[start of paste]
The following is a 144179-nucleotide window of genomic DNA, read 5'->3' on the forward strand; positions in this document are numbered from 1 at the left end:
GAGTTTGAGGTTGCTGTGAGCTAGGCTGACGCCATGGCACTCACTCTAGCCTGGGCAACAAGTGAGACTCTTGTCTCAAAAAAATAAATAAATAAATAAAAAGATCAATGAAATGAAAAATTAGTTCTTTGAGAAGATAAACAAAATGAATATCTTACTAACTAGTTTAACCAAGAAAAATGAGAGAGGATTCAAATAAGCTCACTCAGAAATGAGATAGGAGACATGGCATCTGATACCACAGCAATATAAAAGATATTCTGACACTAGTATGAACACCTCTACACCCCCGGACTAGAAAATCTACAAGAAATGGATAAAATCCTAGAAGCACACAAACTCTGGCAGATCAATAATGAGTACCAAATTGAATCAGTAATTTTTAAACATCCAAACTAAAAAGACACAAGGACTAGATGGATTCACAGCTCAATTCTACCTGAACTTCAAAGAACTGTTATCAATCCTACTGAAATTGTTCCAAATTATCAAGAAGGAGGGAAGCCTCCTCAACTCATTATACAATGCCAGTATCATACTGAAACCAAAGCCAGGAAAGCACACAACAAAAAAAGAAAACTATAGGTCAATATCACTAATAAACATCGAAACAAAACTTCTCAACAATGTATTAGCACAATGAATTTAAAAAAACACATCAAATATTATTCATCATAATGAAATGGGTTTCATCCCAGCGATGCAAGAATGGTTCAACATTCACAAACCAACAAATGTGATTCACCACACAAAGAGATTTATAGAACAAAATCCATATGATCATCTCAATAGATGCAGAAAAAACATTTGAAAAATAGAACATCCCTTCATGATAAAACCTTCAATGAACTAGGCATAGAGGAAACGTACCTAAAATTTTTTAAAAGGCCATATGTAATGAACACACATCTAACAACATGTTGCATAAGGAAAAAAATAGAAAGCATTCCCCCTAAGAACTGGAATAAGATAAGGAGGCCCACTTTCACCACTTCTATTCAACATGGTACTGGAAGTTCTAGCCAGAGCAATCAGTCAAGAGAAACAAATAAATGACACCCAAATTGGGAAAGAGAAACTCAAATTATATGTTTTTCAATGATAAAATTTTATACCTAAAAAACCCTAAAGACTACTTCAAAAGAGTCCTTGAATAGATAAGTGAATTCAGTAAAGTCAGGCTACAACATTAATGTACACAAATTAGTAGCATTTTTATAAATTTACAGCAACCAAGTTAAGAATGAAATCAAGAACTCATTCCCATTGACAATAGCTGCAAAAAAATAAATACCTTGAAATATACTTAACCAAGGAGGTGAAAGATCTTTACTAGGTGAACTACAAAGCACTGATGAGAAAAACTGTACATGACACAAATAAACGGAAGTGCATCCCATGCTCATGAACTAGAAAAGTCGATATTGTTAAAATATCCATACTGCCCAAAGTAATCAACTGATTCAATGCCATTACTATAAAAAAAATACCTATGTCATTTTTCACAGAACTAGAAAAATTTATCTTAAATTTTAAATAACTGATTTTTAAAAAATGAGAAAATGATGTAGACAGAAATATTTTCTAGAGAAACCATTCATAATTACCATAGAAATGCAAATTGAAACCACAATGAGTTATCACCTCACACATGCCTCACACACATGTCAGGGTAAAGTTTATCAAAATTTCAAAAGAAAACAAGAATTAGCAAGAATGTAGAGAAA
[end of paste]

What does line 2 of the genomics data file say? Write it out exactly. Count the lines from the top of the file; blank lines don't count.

GAGTTTGAGGTTGCTGTGAGCTAGGCTGACGCCATGGCACTCACTCTAGCCTGGGCAACAAGTGAGACTCTTGTCTCAAAAAAATAAATAAATAAATAAAAAGATCAATGAAATGAAAAATTAGTTCTTTGAGAAGATAAACAAAATGAATATCTTACTAACTAGTTTAACCAAGAAAAATGAGAGAGGATTCAAATAAGCTCACTCAGAAATGAGATAGGAGACATGGCATCTGATACCACAGCAATATAAAAGATATTCTGACACTAGTATGAACACCTCTACACCCCCGGACTAGAAAATCTACAAGAAATGGATAAAATCCTAGAAGCACACAAACTCTGGCAGATCAATAATGAGTACCAAATTGAATCAGTAATTTTTAAACATCCAAACTAAAAAGACACAAGGACTAGATGGATTCACAGCTCAATTCTACCTGAACTTCAAAGAACTGTTATCAATCCTACTGAAATTGTTCCAAATTATCAAGAAGGAGGGAAGCCTCCTCAACTCATTATACAATGCCAGTATCATACTGAAACCAAAGCCAGGAAAGCACACAACAAAAAAAGAAAACTATAGGTCAATATCACTAATAAACATCGAAACAAAACTTCTCAACAATGTATTAGCACAATGAATTTAAAAAAACACATCAAATATTATTCATCATAATGAAATGGGTTTCATCCCAGCGATGCAAGAATGGTTCAACATTCACAAACCAACAAATGTGATTCACCACACAAAGAGATTTATAGAACAAAATCCATATGATCATCTCAATAGATGCAGAAAAAACATTTGAAAAATAGAACATCCCTTCATGATAAAACCTTCAATGAACTAGGCATAGAGGAAACGTACCTAAAATTTTTTAAAAGGCCATATGTAATGAACACACATCTAACAACATGTTGCATAAGGAAAAAAATAGAAAGCATTCCCCCTAAGAACTGGAATAAGATAAGGAGGCCCACTTTCACCACTTCTATTCAACATGGTACTGGAAGTTCTAGCCAGAGCAATCAGTCAAGAGAAACAAATAAATGACACCCAAATTGGGAAAGAGAAACTCAAATTATATGTTTTTCAATGATAAAATTTTATACCTAAAAAACCCTAAAGACTACTTCAAAAGAGTCCTTGAATAGATAAGTGAATTCAGTAAAGTCAGGCTACAACATTAATGTACACAAATTAGTAGCATTTTTATAAATTTACAGCAACCAAGTTAAGAATGAAATCAAGAACTCATTCCCATTGACAATAGCTGCAAAAAAATAAATACCTTGAAATATACTTAACCAAGGAGGTGAAAGATCTTTACTAGGTGAACTACAAAGCACTGATGAGAAAAACTGTACATGACACAAATAAACGGAAGTGCATCCCATGCTCATGAACTAGAAAAGTCGATATTGTTAAAATATCCATACTGCCCAAAGTAATCAACTGATTCAATGCCATTACTATAAAAAAAATACCTATGTCATTTTTCACAGAACTAGAAAAATTTATCTTAAATTTTAAATAACTGATTTTTAAAAAATGAGAAAATGATGTAGACAGAAATATTTTCTAGAGAAACCATTCATAATTACCATAGAAATGCAAATTGAAACCACAATGAGTTATCACCTCACACATGCCTCACACACATGTCAGGGTAAAGTTTATCAAAATTTCAAAAGAAAACAAGAATTAGCAAGAATGTAGAGAAA